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Points to address here:
Use of EO data
Challenges in using EO data
What we try to achieve in here
In recent years, there has been a heightened interest in monitoring inland water quality, as rapid changes in human activity have been linked to rising eutrophication levels and increased silting. Decision makers have also noted the importance of monitoring networks, and water monitoring networks are starting to be deployed by governments, their growth occurring in parallel to legislation on water quality. While these networks are a positive development, they are not ubiquitous, limited both in space and in time. Earth Observation (EO) data in the optical domain has proven useful (e.g. (Carpenter 1983)) in this endeavour, as surface reflectance varies as a function of water composition. In principle, EO data has the ability to frequently monitor inland waters even in situations where no in situ observational networks are in place. Moreover, since sensor such as Landsat have been in operation for over three decades, it opens the possibility of assessing long term dynamics in water composition.
A number of complications need to be addressed in order to use EO data effectively to monitor lakes, however. For one, data acquisition is contingent on orbital selection, as well as cloudiness. In regions where clouds are prevalent, our ability to monitor lakes is thus severely reduced. Additionally, the sensors capture information on the state of the land surface, but are also affected by the optical properties of the atmosphere. Atmospheric properties are due to scattering and absorption by gases and particles, effects such as aerosol concentration and type, ozone concentration and water vapour. Atmospheric correction techniques are therefore required to compensate this important contribution. Finally, the interpretation of the data is complicated by the limited spectral sampling, and thus requires of models. Some of these models are empirical, and thus rely on local calibration, which might be sparse or directly unavailable. Mechanistic models are complex to develop, but some exist. If they are simple enough to require few data inputs to model most of the signal, they can be inverted to infer the state of the water.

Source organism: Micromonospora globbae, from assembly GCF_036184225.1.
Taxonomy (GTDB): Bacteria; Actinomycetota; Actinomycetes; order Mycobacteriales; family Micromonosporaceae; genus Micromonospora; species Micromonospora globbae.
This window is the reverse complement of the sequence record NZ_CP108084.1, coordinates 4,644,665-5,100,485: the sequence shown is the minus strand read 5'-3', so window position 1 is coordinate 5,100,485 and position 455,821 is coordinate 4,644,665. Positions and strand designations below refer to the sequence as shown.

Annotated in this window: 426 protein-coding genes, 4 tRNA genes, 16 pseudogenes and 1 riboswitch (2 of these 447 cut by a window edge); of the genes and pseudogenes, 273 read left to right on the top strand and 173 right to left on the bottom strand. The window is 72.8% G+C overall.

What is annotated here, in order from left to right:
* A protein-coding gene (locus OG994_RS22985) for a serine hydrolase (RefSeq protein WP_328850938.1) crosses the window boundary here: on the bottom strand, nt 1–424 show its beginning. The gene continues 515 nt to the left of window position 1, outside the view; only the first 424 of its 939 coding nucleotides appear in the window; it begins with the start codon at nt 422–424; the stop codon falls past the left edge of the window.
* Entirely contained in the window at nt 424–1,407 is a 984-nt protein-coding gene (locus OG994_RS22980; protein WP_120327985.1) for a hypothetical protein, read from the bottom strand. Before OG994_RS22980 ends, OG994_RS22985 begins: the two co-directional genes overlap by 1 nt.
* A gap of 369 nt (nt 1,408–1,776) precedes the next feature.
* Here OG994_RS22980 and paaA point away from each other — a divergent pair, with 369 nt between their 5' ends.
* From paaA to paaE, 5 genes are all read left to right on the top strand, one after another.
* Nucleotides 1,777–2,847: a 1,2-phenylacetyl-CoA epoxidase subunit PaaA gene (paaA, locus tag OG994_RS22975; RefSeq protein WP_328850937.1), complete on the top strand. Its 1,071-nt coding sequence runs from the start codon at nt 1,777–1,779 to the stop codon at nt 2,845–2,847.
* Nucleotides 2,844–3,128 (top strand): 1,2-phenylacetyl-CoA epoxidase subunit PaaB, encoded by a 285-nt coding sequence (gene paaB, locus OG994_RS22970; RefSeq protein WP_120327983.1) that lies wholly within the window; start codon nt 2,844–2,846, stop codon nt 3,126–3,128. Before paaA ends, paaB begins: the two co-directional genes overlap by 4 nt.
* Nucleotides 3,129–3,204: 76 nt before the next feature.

Importance of water quality, both from an environmental and legislative viewpoint.
Also known as the Water Framework Directive (WFD), European Directive 2000/60/EC was born in order to blend up more locally focused legislation in each country of the EC about water management (just as most of our environmental legislation). It involves most of available water resources such as inland, transitional, coastal and groundwater; And it develops mechanisms not only to prevent further deterioration but also to enhance their ecological status.